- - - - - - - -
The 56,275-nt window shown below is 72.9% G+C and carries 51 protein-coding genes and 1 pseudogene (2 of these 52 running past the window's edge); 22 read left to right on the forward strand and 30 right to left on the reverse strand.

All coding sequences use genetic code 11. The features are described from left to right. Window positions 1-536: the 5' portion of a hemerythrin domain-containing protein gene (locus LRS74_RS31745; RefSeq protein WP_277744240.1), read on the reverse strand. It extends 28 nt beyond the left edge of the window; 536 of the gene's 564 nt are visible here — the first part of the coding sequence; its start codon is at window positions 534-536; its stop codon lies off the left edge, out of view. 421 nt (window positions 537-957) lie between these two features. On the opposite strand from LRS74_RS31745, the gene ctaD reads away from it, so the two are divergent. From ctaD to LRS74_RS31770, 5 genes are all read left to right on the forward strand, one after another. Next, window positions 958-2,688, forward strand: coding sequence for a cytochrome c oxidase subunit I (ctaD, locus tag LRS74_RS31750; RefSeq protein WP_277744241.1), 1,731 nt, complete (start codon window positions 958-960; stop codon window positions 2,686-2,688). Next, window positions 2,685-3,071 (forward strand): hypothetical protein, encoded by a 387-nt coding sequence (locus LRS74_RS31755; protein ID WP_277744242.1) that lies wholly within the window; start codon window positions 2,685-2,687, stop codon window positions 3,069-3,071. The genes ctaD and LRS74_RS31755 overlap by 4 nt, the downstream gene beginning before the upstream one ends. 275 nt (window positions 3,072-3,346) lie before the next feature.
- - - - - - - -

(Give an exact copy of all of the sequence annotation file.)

The 56,275-nt window shown below is 72.9% G+C and carries 51 protein-coding genes and 1 pseudogene (2 of these 52 running past the window's edge); 22 read left to right on the forward strand and 30 right to left on the reverse strand.

All coding sequences use genetic code 11. The features are described from left to right. Window positions 1-536: the 5' portion of a hemerythrin domain-containing protein gene (locus LRS74_RS31745; RefSeq protein WP_277744240.1), read on the reverse strand. It extends 28 nt beyond the left edge of the window; 536 of the gene's 564 nt are visible here — the first part of the coding sequence; its start codon is at window positions 534-536; its stop codon lies off the left edge, out of view. 421 nt (window positions 537-957) lie between these two features. On the opposite strand from LRS74_RS31745, the gene ctaD reads away from it, so the two are divergent. From ctaD to LRS74_RS31770, 5 genes are all read left to right on the forward strand, one after another. Next, window positions 958-2,688, forward strand: coding sequence for a cytochrome c oxidase subunit I (ctaD, locus tag LRS74_RS31750; RefSeq protein WP_277744241.1), 1,731 nt, complete (start codon window positions 958-960; stop codon window positions 2,686-2,688). Next, window positions 2,685-3,071 (forward strand): hypothetical protein, encoded by a 387-nt coding sequence (locus LRS74_RS31755; protein ID WP_277744242.1) that lies wholly within the window; start codon window positions 2,685-2,687, stop codon window positions 3,069-3,071. The genes ctaD and LRS74_RS31755 overlap by 4 nt, the downstream gene beginning before the upstream one ends. 275 nt (window positions 3,072-3,346) lie before the next feature.